Workers' Liberty #56


A different kind of politician

Alison Brown, a healthworker, contested last month's local elections under the banner of the Socialist Alliance.

Diary of a candidate

Monday 15 March

Just got back from holiday. We've had an ongoing discussion in the Sheffield Workers' Liberty branch about whether to stand a candidate in the forthcoming council elections. The local stuggle against privatisation, the failure of Labour councillors, including the so-called left, to respond to either this struggle or the anti-working class policies of the New Labour Government means it makes sense - but practically it seems like a huge task and nobody wants to be the candidate.

Wednesday 17 March

Initial meeting to discuss standing on a joint platform with other sections of the left. The Socialist Party have stood at a local level many times and are keen to stand in an alliance. An independent socialist who has been active in campaigning against cuts in the welfare state also attends and is committed to standing. The SWP don't attend and have told various people they've no intention of standing or of working with the likes of us. There's a disagreement about how to approach this.

We propose leafletting SWP meetings to put the case for standing and discussing with the membership. The Socialist Party are against doing this, on the basis that talking to members of another organisation without their readership's permission isn't the way forward for left unity.

Monday 22 March

I attend a picket of the council against privatisation, organised by striking housing benefit workers. It's an opportunity to discuss the idea of standing with prominent activists. The idea goes down well, even with long term Labour Party members. People are interested in having an alternative to meek support for the Labour councillors who've been selling us out for years.

Wednesday 3l March

We're definitely standing. Even though we've got a million other things do we're going for it. Logic says that I should be the candidate - yuk. Meeting with the Socialist Party and Shirley (the independent socialist) to confirm the details. End of all the theoretical discussion, now we've got to work out what actually needs doing.

Monday 12 April

Campaign launch meeting. Goes very well. A reasonable attendance and a useful discussion. Also the press turn up. Workers' Power denounce us for being reformists - shocker!

Saturday 17 April

Our first go at canvassing. We speak to a couple of good people and have a few rows. Two people get shut in a flat with a man talking about devils coming out of the telly. Make a mental note to impose a "don't go inside" rule.

Sunday l8 April

Go canvassing in a mainly Asian area of the ward. Talk to loads of people about the war. Our propoganda based on solidarity with the Kosovars goes down very well.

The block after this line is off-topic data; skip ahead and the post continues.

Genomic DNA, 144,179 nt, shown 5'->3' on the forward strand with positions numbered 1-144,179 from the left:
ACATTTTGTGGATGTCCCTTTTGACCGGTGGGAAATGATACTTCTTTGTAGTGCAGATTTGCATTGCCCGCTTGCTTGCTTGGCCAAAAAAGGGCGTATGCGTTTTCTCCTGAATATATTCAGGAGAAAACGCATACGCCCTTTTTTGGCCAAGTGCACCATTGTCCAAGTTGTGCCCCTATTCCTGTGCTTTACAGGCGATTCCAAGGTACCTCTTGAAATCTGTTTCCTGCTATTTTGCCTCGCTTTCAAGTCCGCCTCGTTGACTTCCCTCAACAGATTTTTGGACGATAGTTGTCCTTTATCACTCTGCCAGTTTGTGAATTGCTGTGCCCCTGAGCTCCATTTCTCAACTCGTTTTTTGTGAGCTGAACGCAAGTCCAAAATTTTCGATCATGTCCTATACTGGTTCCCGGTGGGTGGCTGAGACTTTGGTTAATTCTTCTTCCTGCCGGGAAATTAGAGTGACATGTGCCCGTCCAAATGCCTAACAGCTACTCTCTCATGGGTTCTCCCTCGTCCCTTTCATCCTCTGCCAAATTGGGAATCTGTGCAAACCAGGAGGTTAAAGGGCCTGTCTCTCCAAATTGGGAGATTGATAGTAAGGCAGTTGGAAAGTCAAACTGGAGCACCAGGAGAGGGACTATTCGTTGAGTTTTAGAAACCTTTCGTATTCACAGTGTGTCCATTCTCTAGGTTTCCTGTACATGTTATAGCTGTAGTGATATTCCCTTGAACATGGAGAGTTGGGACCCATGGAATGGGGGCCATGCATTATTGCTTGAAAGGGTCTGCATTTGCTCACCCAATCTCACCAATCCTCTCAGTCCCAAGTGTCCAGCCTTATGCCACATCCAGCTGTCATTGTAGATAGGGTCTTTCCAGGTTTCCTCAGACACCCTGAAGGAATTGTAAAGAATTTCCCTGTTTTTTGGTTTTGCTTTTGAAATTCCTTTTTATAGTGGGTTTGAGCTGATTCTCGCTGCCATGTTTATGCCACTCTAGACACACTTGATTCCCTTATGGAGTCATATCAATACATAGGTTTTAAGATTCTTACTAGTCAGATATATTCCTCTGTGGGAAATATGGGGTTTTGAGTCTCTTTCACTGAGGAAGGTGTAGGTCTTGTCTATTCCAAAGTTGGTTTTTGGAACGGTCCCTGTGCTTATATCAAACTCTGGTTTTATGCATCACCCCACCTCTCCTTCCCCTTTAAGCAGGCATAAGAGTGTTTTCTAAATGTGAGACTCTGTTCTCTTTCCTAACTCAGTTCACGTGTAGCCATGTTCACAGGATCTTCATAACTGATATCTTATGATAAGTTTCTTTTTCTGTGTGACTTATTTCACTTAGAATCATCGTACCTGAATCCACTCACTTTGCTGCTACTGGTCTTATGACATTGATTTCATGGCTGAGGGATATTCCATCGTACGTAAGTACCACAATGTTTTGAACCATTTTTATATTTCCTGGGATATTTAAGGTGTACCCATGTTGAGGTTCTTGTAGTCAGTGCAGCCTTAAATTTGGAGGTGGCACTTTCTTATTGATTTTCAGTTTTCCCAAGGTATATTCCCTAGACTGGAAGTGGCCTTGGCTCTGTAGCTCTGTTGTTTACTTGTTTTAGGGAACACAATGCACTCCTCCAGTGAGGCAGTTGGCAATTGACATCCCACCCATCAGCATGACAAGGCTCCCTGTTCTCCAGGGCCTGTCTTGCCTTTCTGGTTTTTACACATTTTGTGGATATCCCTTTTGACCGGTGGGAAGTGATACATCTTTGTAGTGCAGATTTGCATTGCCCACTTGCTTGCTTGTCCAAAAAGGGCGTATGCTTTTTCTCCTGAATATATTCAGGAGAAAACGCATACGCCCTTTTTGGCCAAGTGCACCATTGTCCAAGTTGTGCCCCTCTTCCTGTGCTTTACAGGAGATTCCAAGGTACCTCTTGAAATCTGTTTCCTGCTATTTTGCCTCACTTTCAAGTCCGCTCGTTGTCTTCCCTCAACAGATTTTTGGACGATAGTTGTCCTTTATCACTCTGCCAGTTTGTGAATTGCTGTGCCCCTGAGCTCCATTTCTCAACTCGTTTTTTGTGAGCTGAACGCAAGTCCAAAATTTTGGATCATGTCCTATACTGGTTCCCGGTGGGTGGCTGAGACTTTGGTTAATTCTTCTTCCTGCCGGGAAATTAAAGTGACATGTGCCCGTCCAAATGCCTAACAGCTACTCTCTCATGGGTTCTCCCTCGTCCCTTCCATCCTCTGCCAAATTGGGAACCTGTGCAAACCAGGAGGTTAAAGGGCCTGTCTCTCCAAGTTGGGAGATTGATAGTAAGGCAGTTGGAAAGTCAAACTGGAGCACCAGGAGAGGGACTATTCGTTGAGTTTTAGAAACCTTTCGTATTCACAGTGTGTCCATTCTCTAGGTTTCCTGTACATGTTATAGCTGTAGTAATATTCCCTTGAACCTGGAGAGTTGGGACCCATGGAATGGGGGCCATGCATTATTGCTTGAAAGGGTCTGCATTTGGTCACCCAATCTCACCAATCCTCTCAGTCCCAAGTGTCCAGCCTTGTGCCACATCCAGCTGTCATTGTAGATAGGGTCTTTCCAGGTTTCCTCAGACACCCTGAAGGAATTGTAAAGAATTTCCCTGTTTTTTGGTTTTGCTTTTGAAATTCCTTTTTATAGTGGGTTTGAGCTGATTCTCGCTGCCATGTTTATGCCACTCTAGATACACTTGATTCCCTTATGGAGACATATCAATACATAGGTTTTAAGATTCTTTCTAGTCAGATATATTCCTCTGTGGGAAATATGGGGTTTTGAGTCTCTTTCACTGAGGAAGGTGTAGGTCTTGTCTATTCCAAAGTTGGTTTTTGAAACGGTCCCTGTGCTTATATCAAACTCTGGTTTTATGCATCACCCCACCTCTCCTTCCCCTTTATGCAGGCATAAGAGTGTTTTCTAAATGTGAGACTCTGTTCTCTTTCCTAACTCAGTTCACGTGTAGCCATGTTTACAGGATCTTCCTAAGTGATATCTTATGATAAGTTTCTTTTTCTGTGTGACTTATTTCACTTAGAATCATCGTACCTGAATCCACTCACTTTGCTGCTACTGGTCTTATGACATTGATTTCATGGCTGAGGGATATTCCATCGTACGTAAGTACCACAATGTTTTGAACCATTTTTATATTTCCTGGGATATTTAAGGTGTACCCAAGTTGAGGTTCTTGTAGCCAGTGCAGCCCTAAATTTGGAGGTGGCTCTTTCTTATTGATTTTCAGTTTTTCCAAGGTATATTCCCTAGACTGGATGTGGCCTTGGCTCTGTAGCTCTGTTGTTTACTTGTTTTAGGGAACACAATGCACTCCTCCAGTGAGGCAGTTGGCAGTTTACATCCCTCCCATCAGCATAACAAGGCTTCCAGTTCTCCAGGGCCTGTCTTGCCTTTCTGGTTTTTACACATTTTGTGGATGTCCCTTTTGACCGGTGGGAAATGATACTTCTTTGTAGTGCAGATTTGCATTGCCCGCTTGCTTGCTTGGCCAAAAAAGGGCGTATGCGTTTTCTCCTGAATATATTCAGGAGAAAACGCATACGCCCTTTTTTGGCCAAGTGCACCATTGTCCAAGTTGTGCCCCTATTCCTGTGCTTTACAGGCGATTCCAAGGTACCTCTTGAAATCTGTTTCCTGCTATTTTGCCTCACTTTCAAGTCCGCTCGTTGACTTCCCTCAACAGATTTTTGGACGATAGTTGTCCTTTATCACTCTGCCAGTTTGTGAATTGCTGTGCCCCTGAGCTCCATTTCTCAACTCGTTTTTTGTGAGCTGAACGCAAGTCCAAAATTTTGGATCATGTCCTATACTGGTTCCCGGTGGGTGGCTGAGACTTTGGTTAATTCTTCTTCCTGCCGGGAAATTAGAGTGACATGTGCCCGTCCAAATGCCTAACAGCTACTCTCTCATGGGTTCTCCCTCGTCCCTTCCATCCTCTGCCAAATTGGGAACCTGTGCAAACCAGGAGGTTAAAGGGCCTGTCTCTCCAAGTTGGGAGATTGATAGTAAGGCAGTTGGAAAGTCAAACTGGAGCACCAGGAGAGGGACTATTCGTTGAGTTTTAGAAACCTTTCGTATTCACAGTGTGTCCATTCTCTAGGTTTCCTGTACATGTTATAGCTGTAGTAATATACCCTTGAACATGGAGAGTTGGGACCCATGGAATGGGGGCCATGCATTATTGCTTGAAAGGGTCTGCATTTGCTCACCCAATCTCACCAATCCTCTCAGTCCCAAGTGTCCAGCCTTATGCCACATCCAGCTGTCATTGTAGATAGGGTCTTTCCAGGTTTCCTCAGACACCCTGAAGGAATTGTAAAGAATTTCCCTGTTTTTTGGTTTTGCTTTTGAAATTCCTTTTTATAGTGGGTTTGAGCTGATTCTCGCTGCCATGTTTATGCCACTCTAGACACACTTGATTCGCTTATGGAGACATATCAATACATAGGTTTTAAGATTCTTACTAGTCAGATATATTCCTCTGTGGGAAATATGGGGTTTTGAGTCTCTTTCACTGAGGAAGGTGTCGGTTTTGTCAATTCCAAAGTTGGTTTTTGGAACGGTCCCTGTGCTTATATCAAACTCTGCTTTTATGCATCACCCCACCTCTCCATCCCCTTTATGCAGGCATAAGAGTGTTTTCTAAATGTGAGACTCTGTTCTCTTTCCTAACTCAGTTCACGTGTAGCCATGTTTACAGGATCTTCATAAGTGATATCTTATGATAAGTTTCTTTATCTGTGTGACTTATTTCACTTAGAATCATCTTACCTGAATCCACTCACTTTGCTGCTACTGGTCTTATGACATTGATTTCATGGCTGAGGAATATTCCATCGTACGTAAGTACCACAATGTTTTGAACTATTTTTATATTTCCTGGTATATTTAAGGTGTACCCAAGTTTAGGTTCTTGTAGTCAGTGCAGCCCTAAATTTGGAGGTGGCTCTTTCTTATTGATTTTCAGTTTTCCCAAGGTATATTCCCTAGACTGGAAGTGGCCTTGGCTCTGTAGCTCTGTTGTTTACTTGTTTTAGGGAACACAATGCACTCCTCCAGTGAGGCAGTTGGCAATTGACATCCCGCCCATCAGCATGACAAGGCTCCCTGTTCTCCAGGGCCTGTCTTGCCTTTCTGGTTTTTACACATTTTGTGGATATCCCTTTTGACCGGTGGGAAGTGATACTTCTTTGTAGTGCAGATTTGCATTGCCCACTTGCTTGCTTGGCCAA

Monday l9 April

Attend the first meeting of the Justice for Anthony Green Campaign, launched after a local black 18 year old is run over by the police. It's good to be able to combine our canvassing with building support for this local campaign. The standing Labour councillor decides to steer clear on the basis that his involvement might look like vote grabbing - he appears to favour doing nothing about racist policing in the area.

Sunday 25 April

We've been canvassing virtually every day, for an hour each evening and a few hours at the weekend. The momentum of the campaign has got going and a fair number of people are helping out. The best response was in the area we had expected - a mixed working class area - especially from youngish people who haven't been involved in any political activity but are looking for an alternative to Blairism.

We've found a few Labour voters and Labour Party members who are sympathetic to our ideas but don't want the Liberals to run the council. If the Liberals do win the council, the blame will lie squarely on the shoulders of the Labour councillors who've decimated local services, forced through Tory cuts and are now backing wholesale privaisation.

Wednesday 29 April

The local papers are full of the eletions now, but it's been very differcult for us to get any coverage. They are concentrating on the battle for control of the council between Labour and the Liberals. Our canvassing has shown the only reason the Liberals are anywhere near is because most working class people don't vote. A lot of people are saying that all politicians are the same. Explaining our involvement in local campaigns helps to get over this.

Saturday 1 May

Our approach in canvassing has been to concentrate on talking to people about politics rather than urging them to vote for us. We realise it would be good to get some votes, so begin to revisit people who have responded well to the initial canvass and leaflet with "remember to vote" flyers.

Thursday 6 May

Election Day. I'm at work, where the election is the main topic of converstaion - Councillor and Wolfie are my new nicknames: very witty. Most people are taking the piss but quite a few have shown a genuine interest. At the count in the evening the standing Labour councillor is looking very nervous but soon calms down as it becomes clear he has won easily in the ward. He makes a pukey speech about continuing to do his utmost for the people of the area - the people of the area look forward to that.

We got 80 votes. That's aboutt what we expected and up on the last time a "socialist" candidate stood in the ward. The best thing is we know who these people are and can now start to get them involved in campaigning in the area.

So all that dreaming about having a rest once the election was over...

Back to the contents page for this issue of Workers' Liberty

Back to the Workers' Liberty magazine index

[ Home | Publications | Links ]